Officers kill suspect in Cowlitz County deputy's fatal shooting

KALAMA, Wash. — Two police officers fatally shot the suspect in the killing of a Cowlitz County sheriff's deputy after the man was seen running out of the woods with a firearm Sunday night, ending a nearly daylong search, authorities said.

The suspect was identified as Brian Dellaann Butts, 33.

The deputy, 29-year-old Justin DeRosier from Kelso, was shot at 10:11 p.m. Saturday while examining a motorhome that was blocking part of Fallert Road.

"Over the radio he announced that he was being shot at," said Sheriff Brad Thurman, "and been hit."

Several officers and deputies responded. He was airlifted to PeaceHealth Medical Center in Vancouver where he later died during surgery. DeRosier died early Sunday morning before his wife and parents could arrive.

"But they were able to spend some time with him shortly thereafter," he said.

At a Monday afternoon news conference, authorities said two men, brothers Michael and Matthew Veatch, were arrested in the matter, but did not give further details about their involvement. Cowlitz County Sheriff Brad Thurman also did not elaborate in another news briefing Monday afternoon.

Matthew Veatch was arrested on charges of rendering criminal assistance. Michael Veatch was arrested for an outstanding warrant from the Washington Department of Corrections.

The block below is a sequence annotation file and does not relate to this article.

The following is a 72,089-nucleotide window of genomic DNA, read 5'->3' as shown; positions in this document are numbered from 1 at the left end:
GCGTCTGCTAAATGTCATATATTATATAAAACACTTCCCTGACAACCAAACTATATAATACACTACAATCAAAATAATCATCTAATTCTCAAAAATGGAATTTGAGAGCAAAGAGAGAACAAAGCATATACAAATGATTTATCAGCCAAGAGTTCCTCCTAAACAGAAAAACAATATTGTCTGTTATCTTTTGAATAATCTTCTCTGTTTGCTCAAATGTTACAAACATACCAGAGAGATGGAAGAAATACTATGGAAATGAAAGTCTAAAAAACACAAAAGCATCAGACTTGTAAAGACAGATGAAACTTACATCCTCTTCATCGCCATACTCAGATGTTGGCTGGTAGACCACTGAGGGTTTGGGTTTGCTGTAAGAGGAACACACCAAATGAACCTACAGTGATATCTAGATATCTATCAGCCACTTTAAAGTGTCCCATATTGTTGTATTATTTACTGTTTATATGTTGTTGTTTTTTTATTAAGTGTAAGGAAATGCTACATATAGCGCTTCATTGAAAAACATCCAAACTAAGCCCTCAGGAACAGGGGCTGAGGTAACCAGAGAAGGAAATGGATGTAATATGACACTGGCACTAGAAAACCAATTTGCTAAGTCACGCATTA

In court documents, police said Matthew Veatch was given a handgun by Butts to "get rid of," and that Butts had been hiding in bushes at a Veatch residence. Matthew Veatch admitted to leading Butts through the dark wood for several hours to an abandoned barn, but when initially contacted said he didn't know where Butts was, according to court documents.




Deputy DeRosier graduated from Kelso High School in 2008, got his degree at Washington State University four years later. He was made a Cowlitz County Sheriff's deputy just three years ago.

"He loved his job," said Cowlitz County Undersheriff Darren Ullman, fighting back tears. "He was incredibly good at it."

The deputy is from a prominent Cowlitz County family. His grandmother was the longtime county auditor; his family owns DeRosier Trucking. Getting on with the sheriff was a kind of homecoming. He was to begin training in July to become a part of the drug task force.

Undersheriff Ullman said he watched as DeRosier grew into a deputy devoted to his chosen career.

"He had that presence that couldn't be overlooked," said Ullman. "And he will be with us forever. And he'll be truly missed."

This community is already rallying around DeRosier's family. An online meal train has been set up and the organization 'Behind the Badge' is helping plan his funeral.

DeRosier became a father for the first time in October. His 5-month-old daughter, Lily, and his wife are among the many loved ones he leaves behind.

The Associated Press contributed to this story.

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